One theory of comedy suggests that punchlines are lent greater potency by the presence of the letter k.  While the now commonly heard epithet, ‘the broken society’ is no punchline, the hard syllable does give it an evocative quality.  And the man who popularised the term was certainly someone who had a talent for coining a catchy phrase – Tony Blair.  The term has become a modern cliché in the UK, used as justification for a variety of political changes and policies, and deserves some background and some analysis. How did Blair use the term, and how has it developed since then?

In 2012, the person we most commonly hear talking about the ‘broken society’ is David Cameron. While it appears he is discussing the same thing, actually he is arguing something quite different from Tony Blair. So do these words carry any meaning as a descriptor, and if they do, is it that which was intended by the speaker? And if society is broken, then how do we fix it?

Blair

In 1993, two year old James Patrick Bulger was tortured and brutally murdered by two ten year old boys on a railtrack in Liverpool.  The story was and is horrific. The subsequent public outcry was understandably hysterical.  How could such a thing happen in a supposedly civil society?

The country had been under Conservative rule for thirteen years, but a new light was emerging in the Labour Party. That year, Tony Blair, then shadow home secretary, had written a pamphlet for the Fabian Society criticising Clause IV of the Labour Manifesto. This was the beginning of the Third Way, New Labour was being born. After the murder, he gave a speech in Wellingborough in which he said, ‘We hear of crimes so horrific they provoke anger and disbelief in equal proportions… These are the ugly manifestations of a society that is becoming unworthy of that name.’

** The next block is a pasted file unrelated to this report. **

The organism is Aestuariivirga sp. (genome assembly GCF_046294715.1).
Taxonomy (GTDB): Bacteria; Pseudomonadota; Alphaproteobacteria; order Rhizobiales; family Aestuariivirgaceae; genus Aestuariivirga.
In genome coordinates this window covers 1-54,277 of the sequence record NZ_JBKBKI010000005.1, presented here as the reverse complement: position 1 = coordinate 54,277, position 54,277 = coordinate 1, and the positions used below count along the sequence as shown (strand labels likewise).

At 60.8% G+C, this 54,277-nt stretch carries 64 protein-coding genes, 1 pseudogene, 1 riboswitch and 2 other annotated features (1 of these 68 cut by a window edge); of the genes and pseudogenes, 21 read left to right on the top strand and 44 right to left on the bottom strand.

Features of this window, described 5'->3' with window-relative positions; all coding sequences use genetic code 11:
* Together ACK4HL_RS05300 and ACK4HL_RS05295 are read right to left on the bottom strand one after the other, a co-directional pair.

One year later, Blair became leader of the Labour Party and one year after that took up the refrain again at his leader’s speech in Brighton.  He captured the popular mood in describing the country as ‘dying, broken, demoralised Britain.’  He described something that middle class Britain perceived, and in so doing consolidated that picture in its collective imagination, ‘the family weakened, society divided, we see elderly people in fear of crime, children abused, youngsters hanging around street corners with nothing to do…’

How had Britain reached this perceived state of moral decrepitude? Blair had one explanation – ‘I love my country and I hate what the Tories have done to it.  Every promise ever made has been broken – taxes, unemployment, crime, the health service, education…. Imagine for one moment a Tory fifth term Britain.  Would there be a National Health Service? [Audience – NO!] Would there be a free state education system for all? [NO!] Would Mr Redwood be in charge of deciding which single parents get to keep their children? [NO!]’

Near the climax of the speech, he let rip his direct accusation, ‘I know what the people want to say to those Tories: it is no good waving the fabric of our flag when you have spent sixteen years tearing apart the fabric of the nation; tearing apart the bonds that tie communities together and make us a United Kingdom; tearing apart the security of those people.’

In 1987, Margaret Thatcher had said in an interview with Woman’s Own magazine, ‘There is no such thing as society. There are individual men and women, and there are families.’ Seemingly in direct response to this, Blair now said, ‘We are not simply people set in isolation from one another, face to face with eternity, but members of the same family, same community, same human race. This is my socialism and the irony of all our long years in opposition is that those values are shared by the vast majority of the British people.’  This quotation is particularly interesting; the first part shows how he disagreed with neo-classical economics. He did not conceive the basic unit of society to be an individual whose behaviour was dictated entirely by self-interest. But the second part also shows that nor did he believe in all that economic guff in socialist theory and practice – socialism was about society. ‘Socialism for me was never about nationalisation or the power of the state, not just about economics or even politics. It is a moral purpose to life, a set of values, a belief in society.’